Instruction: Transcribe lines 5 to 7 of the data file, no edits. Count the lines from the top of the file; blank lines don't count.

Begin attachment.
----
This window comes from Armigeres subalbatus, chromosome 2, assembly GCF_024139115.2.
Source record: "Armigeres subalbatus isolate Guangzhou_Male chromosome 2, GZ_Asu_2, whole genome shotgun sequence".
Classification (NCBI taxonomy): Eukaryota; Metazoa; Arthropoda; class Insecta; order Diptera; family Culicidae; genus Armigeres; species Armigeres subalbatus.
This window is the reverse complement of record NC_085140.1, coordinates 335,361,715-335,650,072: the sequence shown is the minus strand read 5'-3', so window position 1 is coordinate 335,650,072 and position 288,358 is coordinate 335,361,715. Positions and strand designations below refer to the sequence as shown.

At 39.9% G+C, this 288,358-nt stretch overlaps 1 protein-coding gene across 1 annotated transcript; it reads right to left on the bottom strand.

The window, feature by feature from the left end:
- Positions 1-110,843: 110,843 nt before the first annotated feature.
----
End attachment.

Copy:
At 39.9% G+C, this 288,358-nt stretch overlaps 1 protein-coding gene across 1 annotated transcript; it reads right to left on the bottom strand.

The window, feature by feature from the left end:
- Positions 1-110,843: 110,843 nt before the first annotated feature.